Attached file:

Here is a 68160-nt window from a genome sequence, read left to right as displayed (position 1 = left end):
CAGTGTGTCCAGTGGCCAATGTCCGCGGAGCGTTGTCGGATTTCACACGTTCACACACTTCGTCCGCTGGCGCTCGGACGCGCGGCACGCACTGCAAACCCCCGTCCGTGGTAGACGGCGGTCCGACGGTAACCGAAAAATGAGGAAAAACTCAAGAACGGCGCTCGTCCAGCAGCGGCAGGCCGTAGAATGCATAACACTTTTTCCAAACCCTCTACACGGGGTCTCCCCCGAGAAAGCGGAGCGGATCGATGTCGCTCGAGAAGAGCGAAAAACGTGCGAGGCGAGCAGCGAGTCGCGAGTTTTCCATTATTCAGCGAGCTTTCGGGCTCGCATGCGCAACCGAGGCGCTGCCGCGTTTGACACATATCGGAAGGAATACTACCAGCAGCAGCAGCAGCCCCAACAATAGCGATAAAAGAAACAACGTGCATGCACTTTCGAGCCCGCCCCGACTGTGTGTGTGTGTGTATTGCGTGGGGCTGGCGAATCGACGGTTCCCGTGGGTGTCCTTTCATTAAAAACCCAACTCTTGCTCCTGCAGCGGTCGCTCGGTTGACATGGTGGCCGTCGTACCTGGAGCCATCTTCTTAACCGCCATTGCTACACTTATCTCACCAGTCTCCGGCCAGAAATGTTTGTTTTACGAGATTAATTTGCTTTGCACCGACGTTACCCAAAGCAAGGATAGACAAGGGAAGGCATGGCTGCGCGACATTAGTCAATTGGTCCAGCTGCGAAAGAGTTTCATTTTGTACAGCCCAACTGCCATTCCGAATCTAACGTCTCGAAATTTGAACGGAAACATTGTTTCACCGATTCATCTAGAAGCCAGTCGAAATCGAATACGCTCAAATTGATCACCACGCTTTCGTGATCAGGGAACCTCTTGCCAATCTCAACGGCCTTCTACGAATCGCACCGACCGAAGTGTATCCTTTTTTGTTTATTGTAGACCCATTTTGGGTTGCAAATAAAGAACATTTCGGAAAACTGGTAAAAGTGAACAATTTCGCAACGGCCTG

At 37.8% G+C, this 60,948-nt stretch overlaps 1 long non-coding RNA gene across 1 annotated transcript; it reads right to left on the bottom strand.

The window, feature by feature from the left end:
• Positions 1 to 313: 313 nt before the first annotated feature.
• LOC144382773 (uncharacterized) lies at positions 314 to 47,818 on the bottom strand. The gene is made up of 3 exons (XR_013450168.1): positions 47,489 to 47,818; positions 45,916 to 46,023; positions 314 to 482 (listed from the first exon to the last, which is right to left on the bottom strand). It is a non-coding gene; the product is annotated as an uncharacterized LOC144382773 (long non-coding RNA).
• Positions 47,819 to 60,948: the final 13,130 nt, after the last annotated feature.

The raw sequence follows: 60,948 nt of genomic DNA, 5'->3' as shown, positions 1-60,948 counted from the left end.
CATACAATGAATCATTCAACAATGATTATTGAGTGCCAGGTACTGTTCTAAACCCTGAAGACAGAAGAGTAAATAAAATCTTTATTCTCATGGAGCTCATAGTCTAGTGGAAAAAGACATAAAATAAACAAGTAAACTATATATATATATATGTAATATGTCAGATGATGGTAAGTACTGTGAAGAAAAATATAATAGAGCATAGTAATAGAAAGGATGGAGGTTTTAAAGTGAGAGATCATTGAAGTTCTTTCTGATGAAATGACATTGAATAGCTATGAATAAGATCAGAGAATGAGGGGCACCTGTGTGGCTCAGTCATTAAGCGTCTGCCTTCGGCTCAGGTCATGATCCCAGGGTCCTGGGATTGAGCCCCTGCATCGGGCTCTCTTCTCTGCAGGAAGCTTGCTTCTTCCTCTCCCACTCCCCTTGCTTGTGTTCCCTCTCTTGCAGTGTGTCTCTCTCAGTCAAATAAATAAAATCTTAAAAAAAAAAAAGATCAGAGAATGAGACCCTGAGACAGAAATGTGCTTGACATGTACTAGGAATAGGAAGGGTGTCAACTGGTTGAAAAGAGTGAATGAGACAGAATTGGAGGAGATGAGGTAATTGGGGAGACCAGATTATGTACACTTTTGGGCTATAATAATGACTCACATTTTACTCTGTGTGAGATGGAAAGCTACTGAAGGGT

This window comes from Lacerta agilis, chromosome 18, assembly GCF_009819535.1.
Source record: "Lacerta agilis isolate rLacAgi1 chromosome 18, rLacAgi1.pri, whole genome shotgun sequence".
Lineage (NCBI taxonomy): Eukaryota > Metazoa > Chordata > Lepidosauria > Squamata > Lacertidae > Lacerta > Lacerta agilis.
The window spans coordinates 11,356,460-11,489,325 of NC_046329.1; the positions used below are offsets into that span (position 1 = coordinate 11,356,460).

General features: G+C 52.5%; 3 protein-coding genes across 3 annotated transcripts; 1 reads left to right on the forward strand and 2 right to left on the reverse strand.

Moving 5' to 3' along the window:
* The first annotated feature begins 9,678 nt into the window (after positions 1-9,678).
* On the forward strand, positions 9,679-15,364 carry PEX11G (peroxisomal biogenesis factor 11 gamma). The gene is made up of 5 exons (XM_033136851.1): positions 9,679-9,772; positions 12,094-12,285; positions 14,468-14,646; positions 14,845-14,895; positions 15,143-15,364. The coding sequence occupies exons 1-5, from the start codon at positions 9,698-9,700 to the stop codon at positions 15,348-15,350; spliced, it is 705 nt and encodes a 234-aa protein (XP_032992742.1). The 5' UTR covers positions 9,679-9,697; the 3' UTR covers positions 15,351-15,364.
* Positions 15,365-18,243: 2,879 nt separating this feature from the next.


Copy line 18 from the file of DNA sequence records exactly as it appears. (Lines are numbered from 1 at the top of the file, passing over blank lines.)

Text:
* Positions 15,365-18,243: 2,879 nt separating this feature from the next.